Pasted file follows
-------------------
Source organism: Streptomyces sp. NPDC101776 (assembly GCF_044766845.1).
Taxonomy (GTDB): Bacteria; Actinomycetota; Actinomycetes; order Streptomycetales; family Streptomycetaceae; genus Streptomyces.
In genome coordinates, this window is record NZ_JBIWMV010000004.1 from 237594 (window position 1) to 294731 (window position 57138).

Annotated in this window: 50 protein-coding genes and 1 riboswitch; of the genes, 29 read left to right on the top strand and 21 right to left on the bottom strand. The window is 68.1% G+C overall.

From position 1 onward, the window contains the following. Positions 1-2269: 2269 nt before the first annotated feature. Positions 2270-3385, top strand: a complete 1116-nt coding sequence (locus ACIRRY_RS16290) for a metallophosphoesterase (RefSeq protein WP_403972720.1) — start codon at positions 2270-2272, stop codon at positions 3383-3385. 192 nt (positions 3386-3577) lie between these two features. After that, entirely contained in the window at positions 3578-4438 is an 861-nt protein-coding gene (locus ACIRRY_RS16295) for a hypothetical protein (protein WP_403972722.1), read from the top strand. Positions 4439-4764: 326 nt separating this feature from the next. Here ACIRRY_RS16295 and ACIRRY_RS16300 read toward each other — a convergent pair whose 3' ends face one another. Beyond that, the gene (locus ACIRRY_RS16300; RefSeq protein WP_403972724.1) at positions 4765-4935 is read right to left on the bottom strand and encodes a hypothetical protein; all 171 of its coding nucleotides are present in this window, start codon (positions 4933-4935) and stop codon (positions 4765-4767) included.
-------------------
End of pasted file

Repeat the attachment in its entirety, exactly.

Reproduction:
Source organism: Streptomyces sp. NPDC101776 (assembly GCF_044766845.1).
Taxonomy (GTDB): Bacteria; Actinomycetota; Actinomycetes; order Streptomycetales; family Streptomycetaceae; genus Streptomyces.
In genome coordinates, this window is record NZ_JBIWMV010000004.1 from 237594 (window position 1) to 294731 (window position 57138).

Annotated in this window: 50 protein-coding genes and 1 riboswitch; of the genes, 29 read left to right on the top strand and 21 right to left on the bottom strand. The window is 68.1% G+C overall.

From position 1 onward, the window contains the following. Positions 1-2269: 2269 nt before the first annotated feature. Positions 2270-3385, top strand: a complete 1116-nt coding sequence (locus ACIRRY_RS16290) for a metallophosphoesterase (RefSeq protein WP_403972720.1) — start codon at positions 2270-2272, stop codon at positions 3383-3385. 192 nt (positions 3386-3577) lie between these two features. After that, entirely contained in the window at positions 3578-4438 is an 861-nt protein-coding gene (locus ACIRRY_RS16295) for a hypothetical protein (protein WP_403972722.1), read from the top strand. Positions 4439-4764: 326 nt separating this feature from the next. Here ACIRRY_RS16295 and ACIRRY_RS16300 read toward each other — a convergent pair whose 3' ends face one another. Beyond that, the gene (locus ACIRRY_RS16300; RefSeq protein WP_403972724.1) at positions 4765-4935 is read right to left on the bottom strand and encodes a hypothetical protein; all 171 of its coding nucleotides are present in this window, start codon (positions 4933-4935) and stop codon (positions 4765-4767) included.